Old Broadview Road poetically dead ends into this crowded graveyard above Big Creek Valley in Brooklyn.  Also known as "Brighton," "Brooklyn Township," and "South Brooklyn," Brookmere Cemetery was officially established in 1836.  However, many burials occurred before then, and some believe the cemetery actually dates back to the 1700's.  This is a classic old urban cemetery, replete with gothic monuments, obscure markers, overcrowding, and signs of extensive pollution-laden weathering and abuse.

 

 

Brookmere is comprised of 3 smaller cemeteries, which were later merged into one.  It began as a private burial ground for Brooklyn's first white landowners who contributed parts of their land for the cemetery. But it is believed that even before then, slaves and Native Americans were also buried here--in unmarked graves.

 

 

Over time, neighborhood families became increasingly attracted to this cemetery.  It was a common practice for them to dig up their dearly departed from other cemeteries nearby--including old Broadview Cemetery--and rebury them here.   Well, that certainly explains the cemetery's crowded appearance.  At least 3,000 persons are buried here.

 

 

Below, one of the most interesting sights here--the Selover Family Plot, which is surrounded by a solid iron fence designed to look like draping chains.

 

Bells hang from ends of the chains.  According to Vicki Blum Vigil, author of Cleveland Cemeteries, the bells were intended to ward off evil spirits.

 

 

 

 

 

 

Inside, the gravestones of Charles, Azarian and Asher Selover.  Asher Selover, who died in 1866, was a prominent Cleveland attorney and land owner.  In addition, according to Ms. Vigil, he owned the former Cleveland Hotel on Public Square.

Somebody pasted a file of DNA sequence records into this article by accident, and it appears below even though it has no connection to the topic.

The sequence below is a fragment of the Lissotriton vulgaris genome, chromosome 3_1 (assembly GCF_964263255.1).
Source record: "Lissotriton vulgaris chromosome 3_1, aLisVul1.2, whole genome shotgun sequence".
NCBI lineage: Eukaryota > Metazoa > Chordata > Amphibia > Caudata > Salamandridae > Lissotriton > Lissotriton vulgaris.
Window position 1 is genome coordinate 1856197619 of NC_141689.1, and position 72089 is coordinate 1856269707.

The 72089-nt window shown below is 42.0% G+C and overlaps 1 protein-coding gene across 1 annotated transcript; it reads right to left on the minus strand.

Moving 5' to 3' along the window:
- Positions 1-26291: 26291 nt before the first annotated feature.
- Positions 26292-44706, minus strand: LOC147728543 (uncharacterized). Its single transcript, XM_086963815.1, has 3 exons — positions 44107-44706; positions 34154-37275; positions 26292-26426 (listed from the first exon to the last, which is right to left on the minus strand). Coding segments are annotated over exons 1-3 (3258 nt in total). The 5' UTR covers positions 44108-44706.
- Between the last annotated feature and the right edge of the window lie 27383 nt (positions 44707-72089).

A bronze marker for the the Dreyer family.

 

Somehow, this tombstone for John Bayer and his wife, Martha, managed to get turned upside down. The inscription is in German.  Bayer, who died in 1868, was a saloon keeper and the former owner of Youngstown's Renner Brewery Co. 

 

Two interesting-looking monuments, both featuring ornate carvings of shrouded urns.

According to Ms. Vigil, also located in this section of the cemetery are the graves of the five young Ohnacker children, who tragically perished in a house fire in 1851.

 

You can't miss this ostentatious Gates Family monument, oddly situated in the middle of the cemetery driveway.  Smaller markers for the individual family members can be found around the monument and against the driveway along the back fence.

 

A rear view of the Gates monument, featuring the portraits of Ma and Pa Gates.  The family patriarch, Jeremiah Gates, settled here in 1816.  Their daughter has the distinction of being Brooklyn's first native-born white kid.

 

Tombstone of Warren Young.  As his inscription notes, he was the "doner [sic] of this cemetary [sic]."

Mr. Young was one of Brooklyn's first white landowners, and is also credited for constructing the first roadway through Big Creek Valley. He was also the area's first tavern keeper.  Some interesting stories about his family's pioneer experiences were found during the research of this cemetery, including the family's peaceful (but awkward) co-existence with local Native American tribes.

 

This interesting marker was barely noticeable underneath the debris that once covered it.  The crudely-etched inscription in the slate stone is in German, but it is believed to be for an Infant named Susanna (LNU), who died in 1848.

 

 

Another German language marker, this one for Dietrich Reimers, who died in 1871 at the age of 50.

 

The Busch Family plot.  The pillars at one time held chains.  Not knowing whether those chains also had the evil spirit-shielding bells, we did not venture here too closely.  It's clearly unprotected now.